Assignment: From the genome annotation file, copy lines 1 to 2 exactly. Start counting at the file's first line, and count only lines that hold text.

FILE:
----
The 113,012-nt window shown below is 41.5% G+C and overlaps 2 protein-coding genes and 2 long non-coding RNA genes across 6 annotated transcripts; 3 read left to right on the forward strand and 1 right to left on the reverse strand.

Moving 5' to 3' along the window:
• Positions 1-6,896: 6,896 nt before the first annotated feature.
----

The 113,012-nt window shown below is 41.5% G+C and overlaps 2 protein-coding genes and 2 long non-coding RNA genes across 6 annotated transcripts; 3 read left to right on the forward strand and 1 right to left on the reverse strand.

Moving 5' to 3' along the window: